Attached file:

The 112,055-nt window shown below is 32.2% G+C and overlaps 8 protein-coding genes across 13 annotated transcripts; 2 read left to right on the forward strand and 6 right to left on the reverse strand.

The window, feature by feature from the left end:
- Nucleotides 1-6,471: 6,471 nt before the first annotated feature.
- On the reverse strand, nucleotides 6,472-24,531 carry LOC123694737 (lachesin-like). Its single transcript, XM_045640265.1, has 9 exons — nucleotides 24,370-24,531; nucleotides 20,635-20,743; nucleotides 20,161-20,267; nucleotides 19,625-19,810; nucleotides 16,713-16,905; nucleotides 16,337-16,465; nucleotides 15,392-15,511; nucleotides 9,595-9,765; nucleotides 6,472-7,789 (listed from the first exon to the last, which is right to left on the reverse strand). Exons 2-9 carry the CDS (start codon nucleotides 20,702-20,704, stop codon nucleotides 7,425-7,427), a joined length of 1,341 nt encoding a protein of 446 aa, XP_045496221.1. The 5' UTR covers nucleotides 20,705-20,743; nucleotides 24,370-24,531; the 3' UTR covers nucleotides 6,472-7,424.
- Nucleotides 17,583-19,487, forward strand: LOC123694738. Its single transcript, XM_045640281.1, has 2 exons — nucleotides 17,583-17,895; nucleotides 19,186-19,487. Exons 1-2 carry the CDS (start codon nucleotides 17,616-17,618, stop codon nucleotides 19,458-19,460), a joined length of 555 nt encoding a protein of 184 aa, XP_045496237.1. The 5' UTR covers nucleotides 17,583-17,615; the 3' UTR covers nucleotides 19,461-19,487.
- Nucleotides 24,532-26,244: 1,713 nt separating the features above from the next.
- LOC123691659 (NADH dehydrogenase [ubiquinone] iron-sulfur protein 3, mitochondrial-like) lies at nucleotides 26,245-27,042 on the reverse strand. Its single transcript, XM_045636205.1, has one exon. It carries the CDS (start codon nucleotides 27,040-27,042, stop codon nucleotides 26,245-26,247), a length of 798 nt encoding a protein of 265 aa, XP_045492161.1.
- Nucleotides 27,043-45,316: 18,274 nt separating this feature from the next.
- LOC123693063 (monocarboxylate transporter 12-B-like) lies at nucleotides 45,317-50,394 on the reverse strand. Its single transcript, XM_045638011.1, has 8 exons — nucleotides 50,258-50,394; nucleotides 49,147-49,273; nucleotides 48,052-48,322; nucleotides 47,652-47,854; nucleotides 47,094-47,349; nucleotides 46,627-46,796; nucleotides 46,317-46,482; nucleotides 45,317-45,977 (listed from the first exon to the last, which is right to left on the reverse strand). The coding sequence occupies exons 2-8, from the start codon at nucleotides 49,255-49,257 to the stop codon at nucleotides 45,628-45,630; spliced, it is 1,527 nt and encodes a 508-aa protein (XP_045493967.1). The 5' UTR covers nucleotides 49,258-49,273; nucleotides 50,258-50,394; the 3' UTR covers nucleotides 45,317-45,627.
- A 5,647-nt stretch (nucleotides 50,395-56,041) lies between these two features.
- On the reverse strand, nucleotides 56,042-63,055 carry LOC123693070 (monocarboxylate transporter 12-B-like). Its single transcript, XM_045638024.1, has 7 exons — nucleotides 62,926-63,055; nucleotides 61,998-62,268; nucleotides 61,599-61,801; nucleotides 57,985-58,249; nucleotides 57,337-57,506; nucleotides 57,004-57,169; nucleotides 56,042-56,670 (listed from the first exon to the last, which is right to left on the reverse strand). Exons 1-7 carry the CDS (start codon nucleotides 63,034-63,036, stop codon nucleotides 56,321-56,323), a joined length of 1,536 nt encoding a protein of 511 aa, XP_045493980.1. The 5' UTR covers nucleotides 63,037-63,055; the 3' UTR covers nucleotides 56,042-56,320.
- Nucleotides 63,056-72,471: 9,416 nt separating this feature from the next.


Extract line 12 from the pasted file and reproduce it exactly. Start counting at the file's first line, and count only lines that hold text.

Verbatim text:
- Nucleotides 63,056-72,471: 9,416 nt separating this feature from the next.